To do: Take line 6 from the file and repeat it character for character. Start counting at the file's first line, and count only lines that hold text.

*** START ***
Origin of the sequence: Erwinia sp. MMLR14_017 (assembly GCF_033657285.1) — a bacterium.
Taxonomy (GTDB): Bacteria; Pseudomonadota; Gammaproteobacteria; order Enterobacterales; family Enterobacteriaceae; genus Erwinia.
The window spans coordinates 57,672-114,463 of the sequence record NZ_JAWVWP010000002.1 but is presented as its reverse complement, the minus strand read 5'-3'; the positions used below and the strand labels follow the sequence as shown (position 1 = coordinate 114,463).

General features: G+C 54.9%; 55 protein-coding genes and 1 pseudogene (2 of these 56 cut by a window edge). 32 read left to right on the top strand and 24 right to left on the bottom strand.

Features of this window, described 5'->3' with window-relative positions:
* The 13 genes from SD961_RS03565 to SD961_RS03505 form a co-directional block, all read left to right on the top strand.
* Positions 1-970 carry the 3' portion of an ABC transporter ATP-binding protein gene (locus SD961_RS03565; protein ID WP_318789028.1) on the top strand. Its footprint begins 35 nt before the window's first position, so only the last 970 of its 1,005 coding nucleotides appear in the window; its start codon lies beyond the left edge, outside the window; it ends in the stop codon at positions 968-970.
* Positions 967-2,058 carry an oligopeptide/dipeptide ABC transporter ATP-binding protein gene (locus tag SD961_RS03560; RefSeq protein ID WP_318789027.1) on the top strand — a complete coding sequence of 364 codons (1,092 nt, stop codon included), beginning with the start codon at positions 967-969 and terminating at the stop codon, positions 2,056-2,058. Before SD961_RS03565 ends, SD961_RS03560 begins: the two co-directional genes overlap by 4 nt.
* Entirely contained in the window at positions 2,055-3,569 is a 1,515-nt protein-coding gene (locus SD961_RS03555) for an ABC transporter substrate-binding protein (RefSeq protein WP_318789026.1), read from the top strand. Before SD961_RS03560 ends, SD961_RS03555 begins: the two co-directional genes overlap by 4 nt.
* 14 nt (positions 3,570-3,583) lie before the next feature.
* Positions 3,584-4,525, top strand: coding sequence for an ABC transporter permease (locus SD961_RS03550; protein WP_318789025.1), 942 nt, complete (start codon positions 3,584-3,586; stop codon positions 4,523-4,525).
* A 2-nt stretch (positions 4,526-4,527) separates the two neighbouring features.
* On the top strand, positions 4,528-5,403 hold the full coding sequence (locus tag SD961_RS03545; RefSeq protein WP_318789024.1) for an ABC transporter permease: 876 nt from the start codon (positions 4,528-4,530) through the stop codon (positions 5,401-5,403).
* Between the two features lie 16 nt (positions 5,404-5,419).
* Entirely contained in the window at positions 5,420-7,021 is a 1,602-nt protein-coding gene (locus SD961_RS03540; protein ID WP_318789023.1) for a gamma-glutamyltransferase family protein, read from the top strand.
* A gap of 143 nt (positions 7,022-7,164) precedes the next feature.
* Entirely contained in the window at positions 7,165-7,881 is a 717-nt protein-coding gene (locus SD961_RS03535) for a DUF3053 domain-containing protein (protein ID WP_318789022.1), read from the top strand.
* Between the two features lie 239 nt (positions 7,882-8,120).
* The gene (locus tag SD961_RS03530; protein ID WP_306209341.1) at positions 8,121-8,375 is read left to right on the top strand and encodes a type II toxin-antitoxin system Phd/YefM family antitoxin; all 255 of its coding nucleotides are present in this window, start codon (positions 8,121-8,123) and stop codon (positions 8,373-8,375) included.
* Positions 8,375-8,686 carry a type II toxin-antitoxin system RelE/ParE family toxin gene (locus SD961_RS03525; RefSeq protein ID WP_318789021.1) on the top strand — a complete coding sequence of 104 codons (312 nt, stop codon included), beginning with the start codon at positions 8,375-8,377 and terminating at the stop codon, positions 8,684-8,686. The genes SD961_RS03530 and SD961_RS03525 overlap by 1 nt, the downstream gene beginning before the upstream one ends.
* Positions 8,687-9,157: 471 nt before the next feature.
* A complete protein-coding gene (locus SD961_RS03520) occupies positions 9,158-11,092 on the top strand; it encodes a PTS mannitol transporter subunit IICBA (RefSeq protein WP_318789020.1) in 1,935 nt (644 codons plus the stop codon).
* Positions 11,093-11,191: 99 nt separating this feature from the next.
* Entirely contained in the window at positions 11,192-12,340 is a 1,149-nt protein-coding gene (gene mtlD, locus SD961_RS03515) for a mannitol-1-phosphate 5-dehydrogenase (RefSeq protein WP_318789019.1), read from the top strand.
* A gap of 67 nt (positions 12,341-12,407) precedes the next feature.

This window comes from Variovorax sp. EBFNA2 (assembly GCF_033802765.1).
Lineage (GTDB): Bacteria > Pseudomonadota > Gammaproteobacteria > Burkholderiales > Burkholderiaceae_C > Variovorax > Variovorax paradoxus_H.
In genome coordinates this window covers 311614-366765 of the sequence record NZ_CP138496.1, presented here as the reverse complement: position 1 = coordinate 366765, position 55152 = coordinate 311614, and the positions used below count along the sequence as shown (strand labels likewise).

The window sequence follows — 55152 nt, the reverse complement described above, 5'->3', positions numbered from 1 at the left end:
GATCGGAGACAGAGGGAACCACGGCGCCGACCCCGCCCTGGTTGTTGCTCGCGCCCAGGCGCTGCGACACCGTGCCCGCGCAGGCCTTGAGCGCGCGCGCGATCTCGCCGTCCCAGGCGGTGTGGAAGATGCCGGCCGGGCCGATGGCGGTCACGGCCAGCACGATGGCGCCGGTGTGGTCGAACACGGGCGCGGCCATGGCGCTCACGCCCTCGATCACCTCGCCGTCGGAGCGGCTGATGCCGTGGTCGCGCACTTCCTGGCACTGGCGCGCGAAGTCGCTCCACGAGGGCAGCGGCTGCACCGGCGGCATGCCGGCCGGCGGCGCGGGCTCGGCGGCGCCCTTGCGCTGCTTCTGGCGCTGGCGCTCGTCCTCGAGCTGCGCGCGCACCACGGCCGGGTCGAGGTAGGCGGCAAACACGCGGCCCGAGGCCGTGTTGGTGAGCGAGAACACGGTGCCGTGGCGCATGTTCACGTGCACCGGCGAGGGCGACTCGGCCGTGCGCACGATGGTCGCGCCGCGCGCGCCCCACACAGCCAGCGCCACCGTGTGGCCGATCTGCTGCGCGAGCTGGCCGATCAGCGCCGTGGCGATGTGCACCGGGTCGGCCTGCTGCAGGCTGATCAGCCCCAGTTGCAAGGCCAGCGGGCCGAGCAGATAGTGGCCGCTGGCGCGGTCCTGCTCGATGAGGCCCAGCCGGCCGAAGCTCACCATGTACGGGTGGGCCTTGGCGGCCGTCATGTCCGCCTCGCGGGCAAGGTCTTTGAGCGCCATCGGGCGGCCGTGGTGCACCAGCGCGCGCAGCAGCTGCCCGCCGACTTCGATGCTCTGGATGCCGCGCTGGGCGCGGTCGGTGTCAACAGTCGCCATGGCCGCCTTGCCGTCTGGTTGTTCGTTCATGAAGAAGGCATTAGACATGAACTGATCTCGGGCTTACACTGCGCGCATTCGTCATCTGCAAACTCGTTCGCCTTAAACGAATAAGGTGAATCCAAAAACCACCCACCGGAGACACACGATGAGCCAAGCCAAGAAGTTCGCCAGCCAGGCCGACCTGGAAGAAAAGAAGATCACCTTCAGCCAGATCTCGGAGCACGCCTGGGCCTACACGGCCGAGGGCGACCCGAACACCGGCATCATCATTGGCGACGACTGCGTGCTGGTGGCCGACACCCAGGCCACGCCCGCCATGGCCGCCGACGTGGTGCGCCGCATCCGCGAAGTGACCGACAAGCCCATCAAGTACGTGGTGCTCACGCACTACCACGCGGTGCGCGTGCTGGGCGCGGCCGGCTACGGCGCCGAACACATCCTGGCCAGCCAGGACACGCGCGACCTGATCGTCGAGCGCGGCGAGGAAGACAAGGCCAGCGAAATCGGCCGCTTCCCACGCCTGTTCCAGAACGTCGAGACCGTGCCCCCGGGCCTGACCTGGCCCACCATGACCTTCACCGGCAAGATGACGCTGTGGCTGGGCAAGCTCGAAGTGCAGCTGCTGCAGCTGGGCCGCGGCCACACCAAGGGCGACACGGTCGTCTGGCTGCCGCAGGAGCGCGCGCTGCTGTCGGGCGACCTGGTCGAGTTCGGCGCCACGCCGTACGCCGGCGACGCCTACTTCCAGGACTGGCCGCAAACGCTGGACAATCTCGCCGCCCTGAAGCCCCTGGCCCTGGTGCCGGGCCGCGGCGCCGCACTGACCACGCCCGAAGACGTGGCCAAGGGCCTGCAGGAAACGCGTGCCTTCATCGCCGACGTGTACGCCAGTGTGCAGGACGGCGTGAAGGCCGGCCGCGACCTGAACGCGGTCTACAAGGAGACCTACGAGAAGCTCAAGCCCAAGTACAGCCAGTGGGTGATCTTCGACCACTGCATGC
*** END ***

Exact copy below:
* The 13 genes from SD961_RS03565 to SD961_RS03505 form a co-directional block, all read left to right on the top strand.